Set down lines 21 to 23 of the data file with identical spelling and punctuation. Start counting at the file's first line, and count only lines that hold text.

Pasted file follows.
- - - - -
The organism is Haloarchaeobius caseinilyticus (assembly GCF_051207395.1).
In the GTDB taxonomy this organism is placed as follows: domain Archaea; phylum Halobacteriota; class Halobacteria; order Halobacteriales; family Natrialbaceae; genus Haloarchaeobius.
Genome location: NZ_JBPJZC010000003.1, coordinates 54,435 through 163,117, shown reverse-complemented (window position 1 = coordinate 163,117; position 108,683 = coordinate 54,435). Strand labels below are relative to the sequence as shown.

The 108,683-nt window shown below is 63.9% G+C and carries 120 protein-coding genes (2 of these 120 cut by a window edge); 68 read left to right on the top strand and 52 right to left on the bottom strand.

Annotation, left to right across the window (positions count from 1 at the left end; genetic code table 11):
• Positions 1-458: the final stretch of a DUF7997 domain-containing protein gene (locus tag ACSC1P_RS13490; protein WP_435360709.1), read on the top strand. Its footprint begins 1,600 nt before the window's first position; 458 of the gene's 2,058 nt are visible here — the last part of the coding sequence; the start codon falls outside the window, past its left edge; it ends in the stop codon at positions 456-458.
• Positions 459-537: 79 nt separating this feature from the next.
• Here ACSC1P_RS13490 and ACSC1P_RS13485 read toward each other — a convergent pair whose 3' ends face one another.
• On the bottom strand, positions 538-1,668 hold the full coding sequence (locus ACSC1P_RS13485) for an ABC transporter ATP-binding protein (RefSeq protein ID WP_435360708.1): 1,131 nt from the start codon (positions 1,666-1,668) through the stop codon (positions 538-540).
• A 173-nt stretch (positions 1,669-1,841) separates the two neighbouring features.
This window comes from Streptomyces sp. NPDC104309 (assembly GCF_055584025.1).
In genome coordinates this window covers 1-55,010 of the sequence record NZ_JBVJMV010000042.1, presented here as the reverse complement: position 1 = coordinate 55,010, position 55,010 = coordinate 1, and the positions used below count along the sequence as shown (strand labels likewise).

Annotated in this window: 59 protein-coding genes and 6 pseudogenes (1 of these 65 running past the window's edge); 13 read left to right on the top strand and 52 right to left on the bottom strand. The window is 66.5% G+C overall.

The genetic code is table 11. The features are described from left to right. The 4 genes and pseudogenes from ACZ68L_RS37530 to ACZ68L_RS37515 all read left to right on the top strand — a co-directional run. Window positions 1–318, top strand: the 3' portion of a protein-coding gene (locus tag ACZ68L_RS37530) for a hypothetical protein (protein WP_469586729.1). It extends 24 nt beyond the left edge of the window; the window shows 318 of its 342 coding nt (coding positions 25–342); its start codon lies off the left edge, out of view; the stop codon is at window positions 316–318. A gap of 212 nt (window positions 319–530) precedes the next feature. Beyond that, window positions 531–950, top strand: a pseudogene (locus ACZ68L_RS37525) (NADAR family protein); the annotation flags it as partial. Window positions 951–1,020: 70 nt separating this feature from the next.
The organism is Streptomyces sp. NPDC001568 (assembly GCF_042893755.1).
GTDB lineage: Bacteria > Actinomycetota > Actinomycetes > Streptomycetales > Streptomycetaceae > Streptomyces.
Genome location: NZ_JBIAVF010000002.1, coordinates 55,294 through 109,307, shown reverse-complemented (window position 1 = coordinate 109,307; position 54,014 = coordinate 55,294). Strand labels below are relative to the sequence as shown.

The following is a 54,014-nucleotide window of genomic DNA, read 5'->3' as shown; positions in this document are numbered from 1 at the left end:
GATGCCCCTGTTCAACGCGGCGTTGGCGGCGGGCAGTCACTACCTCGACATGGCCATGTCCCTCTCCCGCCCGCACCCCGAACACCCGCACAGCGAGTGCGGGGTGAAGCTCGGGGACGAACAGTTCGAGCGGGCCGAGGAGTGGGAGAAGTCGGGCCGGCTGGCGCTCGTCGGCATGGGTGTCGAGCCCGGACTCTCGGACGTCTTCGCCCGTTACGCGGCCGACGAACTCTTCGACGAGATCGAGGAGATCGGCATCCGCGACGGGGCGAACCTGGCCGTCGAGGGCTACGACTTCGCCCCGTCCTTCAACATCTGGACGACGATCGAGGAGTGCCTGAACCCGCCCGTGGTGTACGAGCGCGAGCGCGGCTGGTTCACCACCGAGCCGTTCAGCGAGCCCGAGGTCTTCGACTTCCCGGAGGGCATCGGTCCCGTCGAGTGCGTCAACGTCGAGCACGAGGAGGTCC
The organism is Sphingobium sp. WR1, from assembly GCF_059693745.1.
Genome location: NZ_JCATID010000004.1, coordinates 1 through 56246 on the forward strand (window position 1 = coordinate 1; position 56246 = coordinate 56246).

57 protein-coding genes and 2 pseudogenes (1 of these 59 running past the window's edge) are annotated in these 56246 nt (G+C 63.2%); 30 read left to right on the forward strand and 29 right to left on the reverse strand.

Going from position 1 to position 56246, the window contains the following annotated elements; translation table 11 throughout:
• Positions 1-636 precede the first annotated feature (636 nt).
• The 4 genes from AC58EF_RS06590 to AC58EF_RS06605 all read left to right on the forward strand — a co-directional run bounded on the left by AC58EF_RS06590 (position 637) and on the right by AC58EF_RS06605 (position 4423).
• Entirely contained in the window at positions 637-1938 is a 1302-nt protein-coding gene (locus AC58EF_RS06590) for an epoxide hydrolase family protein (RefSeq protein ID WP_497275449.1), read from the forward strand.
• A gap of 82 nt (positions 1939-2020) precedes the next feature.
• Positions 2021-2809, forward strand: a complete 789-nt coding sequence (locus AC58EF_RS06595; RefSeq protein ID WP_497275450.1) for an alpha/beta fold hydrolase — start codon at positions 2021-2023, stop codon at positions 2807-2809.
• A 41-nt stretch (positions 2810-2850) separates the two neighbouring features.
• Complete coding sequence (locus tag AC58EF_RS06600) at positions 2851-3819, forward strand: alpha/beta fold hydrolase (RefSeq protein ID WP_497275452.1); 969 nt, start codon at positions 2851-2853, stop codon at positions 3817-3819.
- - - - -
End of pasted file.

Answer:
Genome location: NZ_JCATID010000004.1, coordinates 1 through 56246 on the forward strand (window position 1 = coordinate 1; position 56246 = coordinate 56246).

57 protein-coding genes and 2 pseudogenes (1 of these 59 running past the window's edge) are annotated in these 56246 nt (G+C 63.2%); 30 read left to right on the forward strand and 29 right to left on the reverse strand.

Going from position 1 to position 56246, the window contains the following annotated elements; translation table 11 throughout: